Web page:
How did we go from this:
Somehow our boys became young men in less than a year’s time! No one tells you that when you become a parent. That in an instant your children vanish and are replaced by grown-up versions of themselves. Naively, I thought it would be more gradual. How do I feel about this? If I am to take a cue from T.Puzzle and his extreme articulation abilities which are common to thirteen year old boys around the world I’d say this:
“I don’t care.” (my personal favorite)
In general, despite some family growing pains due to the realm of the teenager, both boys are successfully finding their way in the world. Academic success is part of that, and even this isn’t always smooth (A Humble Hero’s Journey), but it’s the intangibles that make them so awesome. Like Mad Dog, our boys get better with age.
2019 was the year of dreams realized. First and foremost, Mad Dog and I ventured to Africa (My Heart Belongs to Africa). The magic of the African bushveld and all our adventures there have pushed me to keep writing. I never know where it might lead, but I am learning to love the process and am grateful for any chance I am afforded to be published.
Full Speed continues his basketball coaching journey by managing his high school’s freshman teams. He takes great pride in this role making sure to dress the part on game days. The freshman coach has expressed his appreciation for Full Speed’s strategical support and his positive leadership contributions. Something tells me this is only the beginning in what could be a life-long commitment to coaching for Full Speed. He truly is in his element out on that court and we could not be more proud of him.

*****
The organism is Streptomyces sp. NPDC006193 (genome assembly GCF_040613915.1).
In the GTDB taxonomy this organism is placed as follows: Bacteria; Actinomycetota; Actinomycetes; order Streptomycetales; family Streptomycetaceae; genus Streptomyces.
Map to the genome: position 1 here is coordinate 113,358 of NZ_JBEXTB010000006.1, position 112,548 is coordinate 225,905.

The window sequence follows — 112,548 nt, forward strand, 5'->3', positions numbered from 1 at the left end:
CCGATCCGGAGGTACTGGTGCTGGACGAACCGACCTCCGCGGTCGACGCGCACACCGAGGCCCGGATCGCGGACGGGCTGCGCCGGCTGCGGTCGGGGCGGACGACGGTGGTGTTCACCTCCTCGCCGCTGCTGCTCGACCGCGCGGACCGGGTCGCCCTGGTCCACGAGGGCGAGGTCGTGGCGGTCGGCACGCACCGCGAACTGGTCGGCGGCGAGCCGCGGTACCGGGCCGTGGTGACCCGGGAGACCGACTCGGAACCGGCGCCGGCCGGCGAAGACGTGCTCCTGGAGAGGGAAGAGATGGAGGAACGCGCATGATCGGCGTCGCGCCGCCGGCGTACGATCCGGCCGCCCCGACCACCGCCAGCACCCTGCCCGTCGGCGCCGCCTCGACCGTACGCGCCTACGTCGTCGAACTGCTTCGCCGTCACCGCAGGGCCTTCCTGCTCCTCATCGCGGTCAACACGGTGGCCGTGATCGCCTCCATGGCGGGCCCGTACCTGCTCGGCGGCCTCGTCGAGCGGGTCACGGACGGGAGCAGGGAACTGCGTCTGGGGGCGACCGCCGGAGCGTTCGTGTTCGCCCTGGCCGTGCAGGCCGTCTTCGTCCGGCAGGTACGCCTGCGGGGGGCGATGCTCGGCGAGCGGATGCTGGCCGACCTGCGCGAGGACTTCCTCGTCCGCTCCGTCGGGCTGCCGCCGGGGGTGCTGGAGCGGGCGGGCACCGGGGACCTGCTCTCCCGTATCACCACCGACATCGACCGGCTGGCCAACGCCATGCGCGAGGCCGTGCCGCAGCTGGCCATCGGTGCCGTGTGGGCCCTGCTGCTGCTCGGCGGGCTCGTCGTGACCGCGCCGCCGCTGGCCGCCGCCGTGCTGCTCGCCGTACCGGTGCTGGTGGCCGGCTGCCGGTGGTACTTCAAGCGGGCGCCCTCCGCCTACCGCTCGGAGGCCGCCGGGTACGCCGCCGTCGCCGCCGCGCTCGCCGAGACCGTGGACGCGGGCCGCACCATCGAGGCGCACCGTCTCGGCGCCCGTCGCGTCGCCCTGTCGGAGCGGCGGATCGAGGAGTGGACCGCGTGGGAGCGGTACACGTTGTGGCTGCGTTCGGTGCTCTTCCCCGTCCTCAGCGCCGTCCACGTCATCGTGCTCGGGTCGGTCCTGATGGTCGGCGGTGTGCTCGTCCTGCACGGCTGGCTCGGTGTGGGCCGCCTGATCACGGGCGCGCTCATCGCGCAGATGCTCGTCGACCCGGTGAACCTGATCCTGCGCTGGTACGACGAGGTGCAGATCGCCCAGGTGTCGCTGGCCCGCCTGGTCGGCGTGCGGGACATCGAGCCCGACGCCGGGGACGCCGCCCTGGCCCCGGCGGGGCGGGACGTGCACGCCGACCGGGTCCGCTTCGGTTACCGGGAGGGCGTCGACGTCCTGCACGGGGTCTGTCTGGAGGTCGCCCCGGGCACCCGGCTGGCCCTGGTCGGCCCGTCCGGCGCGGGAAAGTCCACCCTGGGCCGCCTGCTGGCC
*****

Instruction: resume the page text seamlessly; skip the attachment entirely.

If coaching is Full Speed’s element, giving is mine. Thankfully, I married someone who supports this life vision. Mad Dog and I were able to start our DeVaul Family Great Day Foundation this year. Each month we are able to give to the causes we care about. I am excited to see how it grows and where it goes.
And while some dreams were realized, 2019 was not without challenges. Mad Dog and I continue to navigate the strain of ‘third-party’ influences on our marriage. This has shown up in the fluffiest of forms:
The only way I make peace with Nora ‘stealing’ my man’s attention, is that she allows me to dress her up like a Disney Princess:
As I do my best to navigate ‘sharing’ Mad Dog, I am reminded that I, too, apparently have some boundary issues when it comes to Max. When he came into our house over six years ago at the age of ten, I never thought he would live to see so many holiday seasons with us. He is a reminder of all that is good in the world. He may be cranky on occasion but he is a living, breathing form of what unconditional love looks like.
Even though we are blessed with the most incredible boys and perfect dogs, we are happy to announce a new addition to our family!